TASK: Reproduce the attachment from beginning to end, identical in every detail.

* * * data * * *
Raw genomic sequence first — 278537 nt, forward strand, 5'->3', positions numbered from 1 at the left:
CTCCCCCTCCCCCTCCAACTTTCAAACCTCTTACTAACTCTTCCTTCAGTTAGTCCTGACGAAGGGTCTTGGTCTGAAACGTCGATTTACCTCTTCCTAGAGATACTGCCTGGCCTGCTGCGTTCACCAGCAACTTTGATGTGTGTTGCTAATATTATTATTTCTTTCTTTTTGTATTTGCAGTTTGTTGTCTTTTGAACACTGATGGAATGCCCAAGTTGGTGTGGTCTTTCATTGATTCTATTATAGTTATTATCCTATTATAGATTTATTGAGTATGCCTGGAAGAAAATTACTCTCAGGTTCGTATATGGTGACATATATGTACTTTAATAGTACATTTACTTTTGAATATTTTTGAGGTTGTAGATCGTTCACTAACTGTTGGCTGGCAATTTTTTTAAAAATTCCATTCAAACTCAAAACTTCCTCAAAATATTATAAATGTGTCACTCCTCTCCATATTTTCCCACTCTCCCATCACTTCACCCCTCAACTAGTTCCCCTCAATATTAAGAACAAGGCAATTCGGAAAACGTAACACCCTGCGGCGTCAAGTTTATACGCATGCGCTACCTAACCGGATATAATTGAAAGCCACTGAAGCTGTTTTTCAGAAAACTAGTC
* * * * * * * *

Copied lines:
Raw genomic sequence first — 278537 nt, forward strand, 5'->3', positions numbered from 1 at the left:
CTCCCCCTCCCCCTCCAACTTTCAAACCTCTTACTAACTCTTCCTTCAGTTAGTCCTGACGAAGGGTCTTGGTCTGAAACGTCGATTTACCTCTTCCTAGAGATACTGCCTGGCCTGCTGCGTTCACCAGCAACTTTGATGTGTGTTGCTAATATTATTATTTCTTTCTTTTTGTATTTGCAGTTTGTTGTCTTTTGAACACTGATGGAATGCCCAAGTTGGTGTGGTCTTTCATTGATTCTATTATAGTTATTATCCTATTATAGATTTATTGAGTATGCCTGGAAGAAAATTACTCTCAGGTTCGTATATGGTGACATATATGTACTTTAATAGTACATTTACTTTTGAATATTTTTGAGGTTGTAGATCGTTCACTAACTGTTGGCTGGCAATTTTTTTAAAAATTCCATTCAAACTCAAAACTTCCTCAAAATATTATAAATGTGTCACTCCTCTCCATATTTTCCCACTCTCCCATCACTTCACCCCTCAACTAGTTCCCCTCAATATTAAGAACAAGGCAATTCGGAAAACGTAACACCCTGCGGCGTCAAGTTTATACGCATGCGCTACCTAACCGGATATAATTGAAAGCCACTGAAGCTGTTTTTCAGAAAACTAGTC